As adults, we may find ourselves in a position of role reversal where we become caregivers to our parents. As children, we would have relied on our parents for many things including financial advice and knowledge (or lack thereof). Now that we and our parents have grown older, we may find ourselves becoming the financial caretaker of the family.
Depending on our parents’ knowledge and ability (and stubbornness), this may not be necessary or even a preferred option. However, for those of us who have a good relationship with our parents, having a joint account with our elderly parents may be a financially sensible choice.
Here are 4 reasons why you should consider opening a joint account with your parents.
#1 You Can Bank Online And Pay Bills On Their Behalf
If your elderly parent is less internet-savvy, they may still default to banking in person. While going to the bank, queuing and talking to a teller may not be your idea of a good time, they may not be a total chore for some elderly folks who may enjoy the social interaction. However, if your parent is frail or has mobility issues, going to the bank becomes a legitimate hassle and during this pandemic, a possible source of infection.
My mum still prefers to handle her bill payments using the old-fashioned paper and cheque method. However, for certain urgent bills where cheque payment would not be received in time, she may request that I make the payment online for her. Having a joint account makes it easy for me to pay the bills on her behalf, especially if we are not in the same household.
#2 You Can Monitor For Unusual Transactions and Fees
With most savings account having some form of fall-below fees, it can be easy to accidentally let the balance dip below the threshold, especially if we do not hold a lot of cash balance in the account. Having a joint account with your parents allows you to monitor for any unnecessary fees being deducted, including fall-below fees which can be easily remedied.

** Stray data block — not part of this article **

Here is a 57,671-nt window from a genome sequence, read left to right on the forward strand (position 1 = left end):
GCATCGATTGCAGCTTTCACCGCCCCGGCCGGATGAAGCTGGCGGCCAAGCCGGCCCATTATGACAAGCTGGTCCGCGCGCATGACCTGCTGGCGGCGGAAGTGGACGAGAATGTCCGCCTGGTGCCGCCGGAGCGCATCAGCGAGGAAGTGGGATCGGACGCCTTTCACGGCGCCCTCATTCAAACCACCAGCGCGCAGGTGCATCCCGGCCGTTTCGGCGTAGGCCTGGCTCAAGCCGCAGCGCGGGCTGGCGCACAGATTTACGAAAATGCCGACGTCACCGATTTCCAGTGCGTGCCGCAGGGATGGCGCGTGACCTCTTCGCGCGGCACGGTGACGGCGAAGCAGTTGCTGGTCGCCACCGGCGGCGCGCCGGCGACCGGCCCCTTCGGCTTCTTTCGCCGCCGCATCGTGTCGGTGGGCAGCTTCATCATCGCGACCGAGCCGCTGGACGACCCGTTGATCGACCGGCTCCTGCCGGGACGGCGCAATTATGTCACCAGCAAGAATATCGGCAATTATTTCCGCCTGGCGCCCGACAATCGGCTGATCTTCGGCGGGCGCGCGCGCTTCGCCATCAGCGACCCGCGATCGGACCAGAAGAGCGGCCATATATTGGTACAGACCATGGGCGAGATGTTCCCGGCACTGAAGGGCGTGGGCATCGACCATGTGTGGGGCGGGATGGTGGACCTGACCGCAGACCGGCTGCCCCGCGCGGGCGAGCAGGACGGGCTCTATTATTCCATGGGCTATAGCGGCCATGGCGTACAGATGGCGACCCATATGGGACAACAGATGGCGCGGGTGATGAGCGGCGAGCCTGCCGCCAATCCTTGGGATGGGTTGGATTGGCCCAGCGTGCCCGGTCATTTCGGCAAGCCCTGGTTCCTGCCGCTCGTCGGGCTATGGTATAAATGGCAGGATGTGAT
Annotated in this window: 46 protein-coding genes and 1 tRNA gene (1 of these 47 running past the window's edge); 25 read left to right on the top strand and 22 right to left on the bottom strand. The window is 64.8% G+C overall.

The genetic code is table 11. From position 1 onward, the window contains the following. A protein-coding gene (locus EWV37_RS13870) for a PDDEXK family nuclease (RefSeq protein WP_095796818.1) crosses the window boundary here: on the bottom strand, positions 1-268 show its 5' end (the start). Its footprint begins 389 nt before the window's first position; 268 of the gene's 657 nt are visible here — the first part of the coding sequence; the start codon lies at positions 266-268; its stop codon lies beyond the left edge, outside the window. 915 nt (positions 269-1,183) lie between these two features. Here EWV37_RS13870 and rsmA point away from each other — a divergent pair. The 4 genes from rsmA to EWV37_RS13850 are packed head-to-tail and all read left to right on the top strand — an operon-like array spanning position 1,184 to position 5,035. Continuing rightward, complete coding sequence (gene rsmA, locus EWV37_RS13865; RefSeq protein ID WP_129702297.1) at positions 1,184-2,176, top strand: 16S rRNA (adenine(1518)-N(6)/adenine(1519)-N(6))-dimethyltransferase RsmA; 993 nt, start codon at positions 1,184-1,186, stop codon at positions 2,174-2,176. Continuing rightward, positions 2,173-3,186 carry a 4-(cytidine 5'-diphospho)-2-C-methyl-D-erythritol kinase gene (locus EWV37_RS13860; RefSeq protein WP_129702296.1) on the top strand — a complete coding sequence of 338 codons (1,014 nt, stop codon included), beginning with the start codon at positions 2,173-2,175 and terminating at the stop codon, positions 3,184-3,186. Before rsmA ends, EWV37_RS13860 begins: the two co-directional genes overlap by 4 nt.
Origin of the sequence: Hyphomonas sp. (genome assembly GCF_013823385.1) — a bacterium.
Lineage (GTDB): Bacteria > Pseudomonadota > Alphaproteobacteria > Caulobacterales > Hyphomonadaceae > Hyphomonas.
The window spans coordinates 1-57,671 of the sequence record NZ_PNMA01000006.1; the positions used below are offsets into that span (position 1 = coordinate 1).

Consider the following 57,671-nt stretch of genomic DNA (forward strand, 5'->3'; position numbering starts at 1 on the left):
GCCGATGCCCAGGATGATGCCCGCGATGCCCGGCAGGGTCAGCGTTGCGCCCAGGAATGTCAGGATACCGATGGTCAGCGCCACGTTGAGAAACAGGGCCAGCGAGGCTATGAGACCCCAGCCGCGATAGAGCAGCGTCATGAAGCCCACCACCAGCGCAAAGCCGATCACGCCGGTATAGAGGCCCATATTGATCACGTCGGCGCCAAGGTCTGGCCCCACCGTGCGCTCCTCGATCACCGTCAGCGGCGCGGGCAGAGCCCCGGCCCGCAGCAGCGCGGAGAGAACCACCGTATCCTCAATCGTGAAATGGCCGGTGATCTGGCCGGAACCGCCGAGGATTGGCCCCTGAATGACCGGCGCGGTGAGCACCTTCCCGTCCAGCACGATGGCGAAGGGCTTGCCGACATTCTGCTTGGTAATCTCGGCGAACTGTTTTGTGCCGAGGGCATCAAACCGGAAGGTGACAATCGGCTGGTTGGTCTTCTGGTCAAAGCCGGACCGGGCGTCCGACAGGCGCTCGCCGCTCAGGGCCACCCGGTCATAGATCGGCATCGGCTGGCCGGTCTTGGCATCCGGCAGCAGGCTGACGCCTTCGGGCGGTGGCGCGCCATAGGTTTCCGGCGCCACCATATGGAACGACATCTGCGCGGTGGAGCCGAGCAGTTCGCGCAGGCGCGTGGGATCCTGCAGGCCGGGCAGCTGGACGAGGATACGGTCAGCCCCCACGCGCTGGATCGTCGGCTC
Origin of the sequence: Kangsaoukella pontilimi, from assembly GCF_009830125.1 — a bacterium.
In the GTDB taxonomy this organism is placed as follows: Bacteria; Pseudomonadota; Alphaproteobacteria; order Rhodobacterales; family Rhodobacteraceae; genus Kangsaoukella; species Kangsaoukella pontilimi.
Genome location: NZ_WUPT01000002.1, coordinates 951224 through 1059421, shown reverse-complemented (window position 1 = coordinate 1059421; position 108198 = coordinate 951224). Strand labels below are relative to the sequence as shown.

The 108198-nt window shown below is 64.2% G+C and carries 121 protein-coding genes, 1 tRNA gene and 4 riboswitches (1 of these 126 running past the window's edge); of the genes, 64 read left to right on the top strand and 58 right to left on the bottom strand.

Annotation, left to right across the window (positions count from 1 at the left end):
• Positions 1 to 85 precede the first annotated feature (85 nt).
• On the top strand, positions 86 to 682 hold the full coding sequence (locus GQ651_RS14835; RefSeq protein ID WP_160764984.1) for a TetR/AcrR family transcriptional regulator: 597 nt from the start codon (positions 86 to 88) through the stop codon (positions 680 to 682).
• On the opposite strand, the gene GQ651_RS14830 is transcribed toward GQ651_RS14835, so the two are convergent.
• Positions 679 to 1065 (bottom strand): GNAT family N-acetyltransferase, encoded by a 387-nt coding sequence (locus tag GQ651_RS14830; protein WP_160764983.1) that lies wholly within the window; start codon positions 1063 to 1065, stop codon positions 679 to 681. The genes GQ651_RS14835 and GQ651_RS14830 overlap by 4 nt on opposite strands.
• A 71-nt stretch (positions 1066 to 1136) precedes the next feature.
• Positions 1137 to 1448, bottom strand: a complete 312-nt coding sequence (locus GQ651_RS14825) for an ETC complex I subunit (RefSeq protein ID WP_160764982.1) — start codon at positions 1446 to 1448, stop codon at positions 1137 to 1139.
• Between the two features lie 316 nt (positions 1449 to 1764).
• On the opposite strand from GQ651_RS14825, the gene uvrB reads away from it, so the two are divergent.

Additionally, if you also have access to their credit card information (e.g. by being the main cardholder), you can also monitor for unusual transactions such as unauthorised credit card transactions. This will allow you to stop a credit card fraud swiftly by notifying the bank to reverse the transactions as soon as possible.
Other fees and transactions you can look out for include annual fees and late payment charges.
#3 You Become A Line Of Defense In Case Of Scams
As internet banking and online transactions become increasingly commonplace, online scams have also proliferated. Unfortunately, many of these scams target the elderly and vulnerable. While we would like to think that our parents are smart enough to not fall for scams, the truth is that scammers are increasingly sophisticated in their schemes and even young people can be scammed easily.
Having a joint account with my parents does give me a peace of mind that I can monitor for unusual transactions and activities. If a sudden large sum is withdrawn, I would be alerted that something is amiss and talk to my parents to find out more and hopefully stop any scam in its tracks.
#4 The Account Will Not Go Into Probate Upon Their Death
One major reason why my parents have a joint account with me is that they want me to have access to the funds upon their passing.
For individual bank accounts, upon the accountholder’s passing, the account would be suspended by the bank. The funds can only be accessed after going through the process of probate (where the executor of the will distributes the funds) or the process of administration (where the estate is distributed according to intestate succession). This can take weeks to months depending on the estate.
However, for joint accounts, the right of survivorship applies. The bank can release all the remaining account balance to the surviving joint account holder. This means that my parents’ funds are immediately accessible by me – the joint account holder, upon their passing. For my parents, this gives them the peace of mind that their funeral expenses would be taken care of and that the family would not have to worry about financial expenses when grieving and setting their affairs.
Note: this would apply depending on the bank and the type of joint account. Please check with your bank on the necessary documentation for account closure and balance release.
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